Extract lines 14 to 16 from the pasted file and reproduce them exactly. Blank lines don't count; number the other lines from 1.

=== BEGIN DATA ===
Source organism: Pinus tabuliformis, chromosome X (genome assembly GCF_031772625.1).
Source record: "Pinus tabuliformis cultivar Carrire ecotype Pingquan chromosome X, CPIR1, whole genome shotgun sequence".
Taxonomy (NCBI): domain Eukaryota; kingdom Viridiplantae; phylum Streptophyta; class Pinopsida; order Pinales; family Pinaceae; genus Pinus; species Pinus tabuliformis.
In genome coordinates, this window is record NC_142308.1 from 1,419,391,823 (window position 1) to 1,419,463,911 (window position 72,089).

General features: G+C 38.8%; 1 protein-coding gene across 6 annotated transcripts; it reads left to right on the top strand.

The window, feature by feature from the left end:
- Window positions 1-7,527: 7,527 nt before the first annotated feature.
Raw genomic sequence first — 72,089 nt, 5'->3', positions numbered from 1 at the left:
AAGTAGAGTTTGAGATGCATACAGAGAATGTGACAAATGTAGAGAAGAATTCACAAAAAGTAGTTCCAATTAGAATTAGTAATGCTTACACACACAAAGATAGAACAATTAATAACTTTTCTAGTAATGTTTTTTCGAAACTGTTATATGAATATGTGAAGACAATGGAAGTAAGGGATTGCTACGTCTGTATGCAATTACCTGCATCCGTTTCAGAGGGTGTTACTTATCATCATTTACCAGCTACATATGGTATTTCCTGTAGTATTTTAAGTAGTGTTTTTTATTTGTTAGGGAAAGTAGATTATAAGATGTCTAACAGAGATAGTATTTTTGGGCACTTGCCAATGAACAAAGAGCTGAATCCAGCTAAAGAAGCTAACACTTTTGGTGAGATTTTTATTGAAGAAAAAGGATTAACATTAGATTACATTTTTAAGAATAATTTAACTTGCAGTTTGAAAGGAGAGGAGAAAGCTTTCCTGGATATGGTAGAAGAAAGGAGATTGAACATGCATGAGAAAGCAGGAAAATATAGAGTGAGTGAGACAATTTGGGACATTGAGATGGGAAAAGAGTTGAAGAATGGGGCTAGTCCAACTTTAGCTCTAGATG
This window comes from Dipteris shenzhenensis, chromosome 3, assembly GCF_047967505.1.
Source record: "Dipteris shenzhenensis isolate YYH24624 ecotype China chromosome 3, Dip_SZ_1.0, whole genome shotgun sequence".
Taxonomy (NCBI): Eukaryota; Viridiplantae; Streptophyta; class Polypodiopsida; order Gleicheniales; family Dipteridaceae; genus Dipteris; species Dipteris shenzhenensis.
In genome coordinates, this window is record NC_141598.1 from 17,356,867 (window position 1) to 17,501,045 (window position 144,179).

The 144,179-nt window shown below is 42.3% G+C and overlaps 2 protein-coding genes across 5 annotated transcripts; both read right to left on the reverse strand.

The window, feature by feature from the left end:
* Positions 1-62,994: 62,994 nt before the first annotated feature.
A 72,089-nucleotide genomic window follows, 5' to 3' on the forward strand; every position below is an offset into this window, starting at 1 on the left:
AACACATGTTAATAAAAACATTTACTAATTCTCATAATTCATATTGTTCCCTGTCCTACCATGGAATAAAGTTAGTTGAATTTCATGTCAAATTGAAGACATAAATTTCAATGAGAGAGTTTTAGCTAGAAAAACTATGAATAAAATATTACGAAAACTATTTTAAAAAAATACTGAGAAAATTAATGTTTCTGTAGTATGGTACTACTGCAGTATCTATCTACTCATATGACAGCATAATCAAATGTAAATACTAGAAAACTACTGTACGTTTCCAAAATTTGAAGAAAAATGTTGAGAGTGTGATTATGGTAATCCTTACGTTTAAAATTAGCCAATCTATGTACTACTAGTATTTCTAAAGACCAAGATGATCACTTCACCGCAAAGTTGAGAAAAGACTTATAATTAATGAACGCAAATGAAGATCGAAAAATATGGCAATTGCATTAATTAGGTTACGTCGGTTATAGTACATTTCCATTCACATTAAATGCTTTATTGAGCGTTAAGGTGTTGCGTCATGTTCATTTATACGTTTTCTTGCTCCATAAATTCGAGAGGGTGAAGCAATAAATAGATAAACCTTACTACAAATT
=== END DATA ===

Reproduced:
The 144,179-nt window shown below is 42.3% G+C and overlaps 2 protein-coding genes across 5 annotated transcripts; both read right to left on the reverse strand.

The window, feature by feature from the left end:
* Positions 1-62,994: 62,994 nt before the first annotated feature.